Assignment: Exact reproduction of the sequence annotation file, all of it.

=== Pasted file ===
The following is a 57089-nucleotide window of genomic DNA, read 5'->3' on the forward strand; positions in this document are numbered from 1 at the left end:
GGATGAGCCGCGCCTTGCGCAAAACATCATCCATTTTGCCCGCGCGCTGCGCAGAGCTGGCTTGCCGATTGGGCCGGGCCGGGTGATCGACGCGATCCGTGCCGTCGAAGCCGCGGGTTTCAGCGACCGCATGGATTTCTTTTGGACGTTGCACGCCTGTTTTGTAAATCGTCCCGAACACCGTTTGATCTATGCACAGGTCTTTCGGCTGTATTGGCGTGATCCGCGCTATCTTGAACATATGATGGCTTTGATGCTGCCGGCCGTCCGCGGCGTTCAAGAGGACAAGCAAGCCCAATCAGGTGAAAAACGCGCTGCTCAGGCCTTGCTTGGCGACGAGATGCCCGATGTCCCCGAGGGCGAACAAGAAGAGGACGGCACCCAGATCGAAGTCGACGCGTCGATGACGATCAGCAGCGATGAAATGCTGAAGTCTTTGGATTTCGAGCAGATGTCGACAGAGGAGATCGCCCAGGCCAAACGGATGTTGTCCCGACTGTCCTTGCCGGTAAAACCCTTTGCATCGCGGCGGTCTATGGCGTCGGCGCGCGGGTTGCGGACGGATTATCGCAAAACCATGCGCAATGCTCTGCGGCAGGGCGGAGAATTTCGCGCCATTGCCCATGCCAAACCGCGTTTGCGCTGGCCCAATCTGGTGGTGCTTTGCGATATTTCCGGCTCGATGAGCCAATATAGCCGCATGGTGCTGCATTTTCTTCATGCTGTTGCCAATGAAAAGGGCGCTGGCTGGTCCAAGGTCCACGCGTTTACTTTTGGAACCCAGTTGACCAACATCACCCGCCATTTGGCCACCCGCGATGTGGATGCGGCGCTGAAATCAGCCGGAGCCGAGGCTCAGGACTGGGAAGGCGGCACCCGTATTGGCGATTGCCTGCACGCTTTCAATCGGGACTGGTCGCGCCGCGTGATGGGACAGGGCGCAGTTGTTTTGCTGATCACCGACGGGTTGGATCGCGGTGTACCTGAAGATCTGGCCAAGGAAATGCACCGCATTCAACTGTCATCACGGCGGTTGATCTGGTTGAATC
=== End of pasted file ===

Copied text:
The following is a 57089-nucleotide window of genomic DNA, read 5'->3' on the forward strand; positions in this document are numbered from 1 at the left end:
GGATGAGCCGCGCCTTGCGCAAAACATCATCCATTTTGCCCGCGCGCTGCGCAGAGCTGGCTTGCCGATTGGGCCGGGCCGGGTGATCGACGCGATCCGTGCCGTCGAAGCCGCGGGTTTCAGCGACCGCATGGATTTCTTTTGGACGTTGCACGCCTGTTTTGTAAATCGTCCCGAACACCGTTTGATCTATGCACAGGTCTTTCGGCTGTATTGGCGTGATCCGCGCTATCTTGAACATATGATGGCTTTGATGCTGCCGGCCGTCCGCGGCGTTCAAGAGGACAAGCAAGCCCAATCAGGTGAAAAACGCGCTGCTCAGGCCTTGCTTGGCGACGAGATGCCCGATGTCCCCGAGGGCGAACAAGAAGAGGACGGCACCCAGATCGAAGTCGACGCGTCGATGACGATCAGCAGCGATGAAATGCTGAAGTCTTTGGATTTCGAGCAGATGTCGACAGAGGAGATCGCCCAGGCCAAACGGATGTTGTCCCGACTGTCCTTGCCGGTAAAACCCTTTGCATCGCGGCGGTCTATGGCGTCGGCGCGCGGGTTGCGGACGGATTATCGCAAAACCATGCGCAATGCTCTGCGGCAGGGCGGAGAATTTCGCGCCATTGCCCATGCCAAACCGCGTTTGCGCTGGCCCAATCTGGTGGTGCTTTGCGATATTTCCGGCTCGATGAGCCAATATAGCCGCATGGTGCTGCATTTTCTTCATGCTGTTGCCAATGAAAAGGGCGCTGGCTGGTCCAAGGTCCACGCGTTTACTTTTGGAACCCAGTTGACCAACATCACCCGCCATTTGGCCACCCGCGATGTGGATGCGGCGCTGAAATCAGCCGGAGCCGAGGCTCAGGACTGGGAAGGCGGCACCCGTATTGGCGATTGCCTGCACGCTTTCAATCGGGACTGGTCGCGCCGCGTGATGGGACAGGGCGCAGTTGTTTTGCTGATCACCGACGGGTTGGATCGCGGTGTACCTGAAGATCTGGCCAAGGAAATGCACCGCATTCAACTGTCATCACGGCGGTTGATCTGGTTGAATC